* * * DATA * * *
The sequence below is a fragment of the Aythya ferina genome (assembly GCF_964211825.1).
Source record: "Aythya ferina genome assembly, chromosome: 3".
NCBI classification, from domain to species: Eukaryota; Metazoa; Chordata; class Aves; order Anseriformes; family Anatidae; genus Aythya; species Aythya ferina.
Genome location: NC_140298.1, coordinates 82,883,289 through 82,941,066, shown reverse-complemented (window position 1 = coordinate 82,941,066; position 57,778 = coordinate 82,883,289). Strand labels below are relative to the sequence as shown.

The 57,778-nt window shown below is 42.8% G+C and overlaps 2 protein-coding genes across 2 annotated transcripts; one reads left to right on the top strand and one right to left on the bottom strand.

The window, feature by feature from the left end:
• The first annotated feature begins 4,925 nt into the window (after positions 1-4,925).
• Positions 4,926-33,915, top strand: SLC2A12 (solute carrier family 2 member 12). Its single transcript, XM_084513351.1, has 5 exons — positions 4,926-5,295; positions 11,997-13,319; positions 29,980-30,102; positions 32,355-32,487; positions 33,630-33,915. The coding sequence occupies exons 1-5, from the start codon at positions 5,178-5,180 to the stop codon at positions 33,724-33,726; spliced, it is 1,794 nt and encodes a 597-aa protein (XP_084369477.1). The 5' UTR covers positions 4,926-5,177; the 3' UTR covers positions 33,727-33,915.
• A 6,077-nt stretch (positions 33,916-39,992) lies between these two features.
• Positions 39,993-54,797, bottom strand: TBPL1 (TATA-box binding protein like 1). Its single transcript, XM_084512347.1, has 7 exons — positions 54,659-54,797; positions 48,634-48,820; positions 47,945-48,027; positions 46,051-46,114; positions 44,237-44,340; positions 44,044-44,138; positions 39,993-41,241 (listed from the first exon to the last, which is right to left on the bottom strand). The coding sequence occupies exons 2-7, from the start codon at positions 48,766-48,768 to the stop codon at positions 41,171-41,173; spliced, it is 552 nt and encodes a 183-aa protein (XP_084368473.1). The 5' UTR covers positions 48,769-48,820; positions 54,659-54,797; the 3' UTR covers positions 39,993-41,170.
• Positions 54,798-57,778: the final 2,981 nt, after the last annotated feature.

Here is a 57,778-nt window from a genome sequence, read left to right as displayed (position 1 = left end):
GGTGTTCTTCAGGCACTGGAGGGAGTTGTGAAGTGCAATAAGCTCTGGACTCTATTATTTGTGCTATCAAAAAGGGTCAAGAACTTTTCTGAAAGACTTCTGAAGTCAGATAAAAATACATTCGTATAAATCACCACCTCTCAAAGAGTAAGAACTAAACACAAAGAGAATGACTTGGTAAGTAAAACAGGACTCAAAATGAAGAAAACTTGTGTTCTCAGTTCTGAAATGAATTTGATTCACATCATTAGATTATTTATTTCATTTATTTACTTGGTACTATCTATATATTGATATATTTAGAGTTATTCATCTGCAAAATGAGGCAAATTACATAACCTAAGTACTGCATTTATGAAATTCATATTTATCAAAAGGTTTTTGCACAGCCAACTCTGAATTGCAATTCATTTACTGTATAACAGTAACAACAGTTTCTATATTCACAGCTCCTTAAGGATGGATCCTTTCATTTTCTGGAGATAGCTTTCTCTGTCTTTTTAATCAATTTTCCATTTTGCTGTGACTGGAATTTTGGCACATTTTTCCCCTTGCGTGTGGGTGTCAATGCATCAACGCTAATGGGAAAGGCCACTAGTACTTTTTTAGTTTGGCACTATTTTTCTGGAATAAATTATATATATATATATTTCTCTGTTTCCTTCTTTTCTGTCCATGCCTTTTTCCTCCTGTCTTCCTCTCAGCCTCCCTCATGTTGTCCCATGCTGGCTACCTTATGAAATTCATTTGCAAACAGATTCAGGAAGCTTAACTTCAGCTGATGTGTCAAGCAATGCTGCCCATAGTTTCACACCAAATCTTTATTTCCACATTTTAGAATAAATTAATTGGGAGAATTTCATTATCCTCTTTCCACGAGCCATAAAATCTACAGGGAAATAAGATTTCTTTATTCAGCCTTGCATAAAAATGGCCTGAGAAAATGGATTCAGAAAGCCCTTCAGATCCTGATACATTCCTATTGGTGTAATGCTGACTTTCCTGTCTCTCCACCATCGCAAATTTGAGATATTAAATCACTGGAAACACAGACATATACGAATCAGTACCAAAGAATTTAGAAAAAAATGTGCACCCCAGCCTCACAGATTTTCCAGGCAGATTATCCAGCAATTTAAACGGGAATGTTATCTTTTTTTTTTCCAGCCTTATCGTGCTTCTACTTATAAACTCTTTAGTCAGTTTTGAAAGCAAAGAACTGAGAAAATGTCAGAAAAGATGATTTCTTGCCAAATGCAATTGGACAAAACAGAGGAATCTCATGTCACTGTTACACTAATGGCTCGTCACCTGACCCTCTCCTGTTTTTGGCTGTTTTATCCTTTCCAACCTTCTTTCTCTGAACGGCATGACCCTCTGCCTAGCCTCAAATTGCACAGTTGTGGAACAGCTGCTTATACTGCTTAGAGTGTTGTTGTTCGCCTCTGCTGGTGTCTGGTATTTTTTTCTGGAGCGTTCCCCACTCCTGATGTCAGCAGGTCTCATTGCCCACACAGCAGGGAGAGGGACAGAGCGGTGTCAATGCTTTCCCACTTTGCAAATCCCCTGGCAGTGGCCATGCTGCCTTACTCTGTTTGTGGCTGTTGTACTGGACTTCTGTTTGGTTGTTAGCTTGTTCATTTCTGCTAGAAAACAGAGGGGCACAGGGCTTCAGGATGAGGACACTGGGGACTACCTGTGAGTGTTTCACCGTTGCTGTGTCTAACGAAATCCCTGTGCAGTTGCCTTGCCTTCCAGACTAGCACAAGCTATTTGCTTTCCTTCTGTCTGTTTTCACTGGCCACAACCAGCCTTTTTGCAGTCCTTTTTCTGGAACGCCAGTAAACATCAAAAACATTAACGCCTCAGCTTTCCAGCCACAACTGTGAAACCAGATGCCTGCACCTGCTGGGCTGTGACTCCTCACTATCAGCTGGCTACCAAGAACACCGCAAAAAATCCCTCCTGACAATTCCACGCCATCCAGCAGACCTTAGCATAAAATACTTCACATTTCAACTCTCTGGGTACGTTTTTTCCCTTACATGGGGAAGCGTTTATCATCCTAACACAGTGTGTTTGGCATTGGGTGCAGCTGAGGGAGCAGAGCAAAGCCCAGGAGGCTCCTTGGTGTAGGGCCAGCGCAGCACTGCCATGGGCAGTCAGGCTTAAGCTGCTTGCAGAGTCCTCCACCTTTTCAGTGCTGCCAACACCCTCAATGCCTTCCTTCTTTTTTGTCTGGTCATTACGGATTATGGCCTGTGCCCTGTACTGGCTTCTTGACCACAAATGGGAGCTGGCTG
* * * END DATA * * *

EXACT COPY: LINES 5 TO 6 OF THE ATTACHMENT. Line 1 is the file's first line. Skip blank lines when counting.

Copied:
The 57,778-nt window shown below is 42.8% G+C and overlaps 2 protein-coding genes across 2 annotated transcripts; one reads left to right on the top strand and one right to left on the bottom strand.

The window, feature by feature from the left end: